Silent films have never seemed like a dead art to me, even though pictures began talking in 1929 and I was born in 1960.
When I was a kid, silent films was what were shown at the public library to kids on Saturday afternoons, because Super8 projectors were the standard apparatus for such events and couldn’t handle sound. Throughout my youth, I also saw certain silent films over and over because of their subject matter: whenever my father would take me to a model railroad convention, I could count on seeing The General again.
Meanwhile, many of the great silent film stars lived into the '60s, '70s, and in the case of Lillian Gish, 1993 (when she died at age 99, 81 years after making her first movie). The silent survivors were churning out scores of memoirs, which were followed by oodles of books by the new breed of film scholar who revised accepted Hollywood history and proclaimed underappreciated artists such as Buster Keaton to be geniuses.
Here in New Haven, several times a year, you can stroll into the Lyric Hall Stage in Westville, an actual renovated silent moviehouse, and see silent movies more or less as they were seen a century ago—projected on a smallish screen in an intimate theater, with a band of local musicians providing musical accompaniment.
My daughters and I biked from downtown to Westville on Sunday afternoon for a triple- feature of Buster Keaton shorts at Lyric Hall. It had the casual air of what going out to the movies must have been like in the 1920s.
The program isn't what you would have expected back in the day, however. Then, for your hard earned nickel or dime, you'd have gotten several hours of entertainment-- one or two shorts, a newsreel, perhaps two features. A festival of just one artist—whether it was Keaton or Chaplin or Lloyd or Gish—would be extremely unlikely, and might invite a variety-craving audience to riot.
This past weekend's screening also had a theme within a theme: Buster Keaton running around crazily constructed houses.
In other respects, Lyric Hall silent film series is very respectful. The musicians' scores reference songs from the time the film was made, not present-day pop. When a dog upset Buster, the accompaniment was "How Much is That Doggy in the Window?" and not, say, "Who Let the Dogs Out?" There are some fine modernist groups creating fresh scores to silent films (among the very best are Keystone, led by jazz trumpeter Dave Douglas, and the Alloy Orchestra led by Roger Miller of Mission of Burma), but Lyric Hall's is on the trad side. In a number of cases, this ensemble takes its cues from piano scores laid over the DVDs of Keaton's films which were reissued by the KINO company a decade or so ago. When Buster gets married at the beginning of the brilliant One Week, a wedding march plays. (“What else?” you might ask.) In any case, the Lyric Hall band—onstage but unobtrusive, concentrating on the music sheets in front of them, take care to enhance, not distract from what's on the screen. A percussionist occasionally provides sound effects—a knock at a door, a ringing bell—in a way that doesn't draw attention to the effects.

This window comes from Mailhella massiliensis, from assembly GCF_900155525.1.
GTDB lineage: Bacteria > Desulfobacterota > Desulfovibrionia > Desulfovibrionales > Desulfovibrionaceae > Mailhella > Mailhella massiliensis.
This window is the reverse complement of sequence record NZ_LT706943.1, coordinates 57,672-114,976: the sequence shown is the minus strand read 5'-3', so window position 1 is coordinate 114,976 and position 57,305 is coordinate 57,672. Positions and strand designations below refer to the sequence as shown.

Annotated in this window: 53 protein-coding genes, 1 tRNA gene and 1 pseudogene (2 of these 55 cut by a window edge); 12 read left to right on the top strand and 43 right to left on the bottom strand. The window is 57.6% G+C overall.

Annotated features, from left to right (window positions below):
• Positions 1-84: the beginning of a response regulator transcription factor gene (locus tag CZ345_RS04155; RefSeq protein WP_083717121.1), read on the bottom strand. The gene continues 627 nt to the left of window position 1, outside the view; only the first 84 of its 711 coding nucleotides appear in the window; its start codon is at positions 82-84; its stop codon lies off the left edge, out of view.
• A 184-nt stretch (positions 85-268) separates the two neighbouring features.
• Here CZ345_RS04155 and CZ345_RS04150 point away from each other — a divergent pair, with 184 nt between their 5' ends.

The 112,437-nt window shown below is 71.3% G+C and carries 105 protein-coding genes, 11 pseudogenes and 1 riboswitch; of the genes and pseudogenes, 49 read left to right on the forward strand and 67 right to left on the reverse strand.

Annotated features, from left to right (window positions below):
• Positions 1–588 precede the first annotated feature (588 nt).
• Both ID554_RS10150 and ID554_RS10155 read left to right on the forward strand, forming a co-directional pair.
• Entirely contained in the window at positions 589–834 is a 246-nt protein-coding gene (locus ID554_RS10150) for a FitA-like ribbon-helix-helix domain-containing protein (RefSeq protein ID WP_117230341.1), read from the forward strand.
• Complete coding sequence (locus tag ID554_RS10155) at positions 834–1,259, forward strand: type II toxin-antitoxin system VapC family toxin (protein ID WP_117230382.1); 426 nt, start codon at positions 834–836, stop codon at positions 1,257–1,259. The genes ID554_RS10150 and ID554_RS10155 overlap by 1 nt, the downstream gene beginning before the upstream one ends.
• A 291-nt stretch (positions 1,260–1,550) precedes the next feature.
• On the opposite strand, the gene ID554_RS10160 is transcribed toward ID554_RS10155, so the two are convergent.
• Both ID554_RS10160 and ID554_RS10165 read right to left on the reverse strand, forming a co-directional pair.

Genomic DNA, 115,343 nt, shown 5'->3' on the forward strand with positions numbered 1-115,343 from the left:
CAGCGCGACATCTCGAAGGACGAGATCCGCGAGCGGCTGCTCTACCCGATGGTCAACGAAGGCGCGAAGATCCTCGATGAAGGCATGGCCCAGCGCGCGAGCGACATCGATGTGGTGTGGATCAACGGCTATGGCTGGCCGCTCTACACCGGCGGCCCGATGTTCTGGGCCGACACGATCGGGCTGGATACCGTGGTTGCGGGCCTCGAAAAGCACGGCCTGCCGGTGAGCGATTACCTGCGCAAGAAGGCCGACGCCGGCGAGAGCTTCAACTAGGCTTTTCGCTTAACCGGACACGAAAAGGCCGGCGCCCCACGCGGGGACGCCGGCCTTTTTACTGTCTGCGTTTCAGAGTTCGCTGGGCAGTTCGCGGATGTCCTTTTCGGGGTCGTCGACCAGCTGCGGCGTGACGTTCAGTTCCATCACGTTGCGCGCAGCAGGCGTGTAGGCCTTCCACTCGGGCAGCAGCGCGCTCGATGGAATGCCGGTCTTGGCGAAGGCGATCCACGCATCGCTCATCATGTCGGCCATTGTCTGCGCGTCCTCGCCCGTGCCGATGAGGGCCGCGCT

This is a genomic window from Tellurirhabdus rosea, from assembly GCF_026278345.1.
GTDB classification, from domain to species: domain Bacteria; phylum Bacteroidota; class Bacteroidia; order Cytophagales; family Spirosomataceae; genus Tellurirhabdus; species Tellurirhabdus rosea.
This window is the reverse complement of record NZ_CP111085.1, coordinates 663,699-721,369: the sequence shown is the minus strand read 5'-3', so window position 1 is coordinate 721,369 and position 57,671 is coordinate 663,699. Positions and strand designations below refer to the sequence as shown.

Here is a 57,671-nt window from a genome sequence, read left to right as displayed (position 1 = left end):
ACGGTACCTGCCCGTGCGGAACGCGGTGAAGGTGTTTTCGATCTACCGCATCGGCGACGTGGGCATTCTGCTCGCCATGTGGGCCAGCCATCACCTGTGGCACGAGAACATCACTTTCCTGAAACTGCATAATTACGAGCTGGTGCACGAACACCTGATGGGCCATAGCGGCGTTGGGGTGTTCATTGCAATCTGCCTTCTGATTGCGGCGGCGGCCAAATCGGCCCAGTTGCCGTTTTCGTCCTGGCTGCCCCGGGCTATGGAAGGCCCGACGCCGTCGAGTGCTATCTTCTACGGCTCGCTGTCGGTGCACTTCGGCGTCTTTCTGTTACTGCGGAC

What is distinctive about the Lyric Hall band is how brass- heavy it is. There' s a saxophone, a tuba, a trumpet and a baritone horn on top of the accustomed piano and percussion. The brass decidedly dominates, giving a Kurt Weill punch to the proceedings. The jazz standard "Tiger Rag" came up more than once in Sunday's hour- long presentation, and got a rowdy, hooking rendition that boosted Keaton's antics practically into punk rock hooligan territory-- while still remaining true to the style and spirit of classic silent movie scoring.
The films? Well, they speak for themselves. Rent 'em if you don't know 'em. One Week has newlywed Buster putting together a prefab house, unaware that a rival has misnumbered the parts. In The High Sign, Keaton's a carnival trick shooter who's forced by a street gang,The Blinking Buzzards, to kill a prosperous gentlemen in his mansion, only to have the intended victim also hire Keaton to be his bodyguard. In The Playhouse, Keaton pays tribute to vaudeville and minstrel shows, at one point (through trick photography) portraying every person in the theater. In all the films, a house or theater is a major character, trapdoors and escape routes and water tanks providing much of the momentum and suspense and hiliarity.
The most remarkable thing about seeing these three tricked- out building comedies back to back is how all use different gags... even if the stage orchestra might be leaning on the same popular songs.
The Lyric Hall silent movie events have been going on for nearly as long as the elegantly renovated Lyric Stage has been open, a couple of years now. The project is an ideal fit for the room, obviously, but it’s also gained a wondrous familiarity and informality of its own that. Families come, not just cineastes. Folks relax, tap their toes, laugh and cheer. A tradition of communal moviewatching has returned to Westville after a century, a tradition which never should have left.
Lyric Hall is at 827 Whalley Ave., New Haven, (203) 389-8885, http://www.facebook.com/LyricHall
There won’t likely be another silent film event at Lyric Hall until late summer or early fall, but if you want to catch a different sort of communal filmgoing experience, there’s a free outdoor screening of Indiana Jones and the Kingdom of the Crystal Skull—a film partly made in New Haven—8 p.m. June 1 at the basketball courts on the Westville side of Edgewood Park.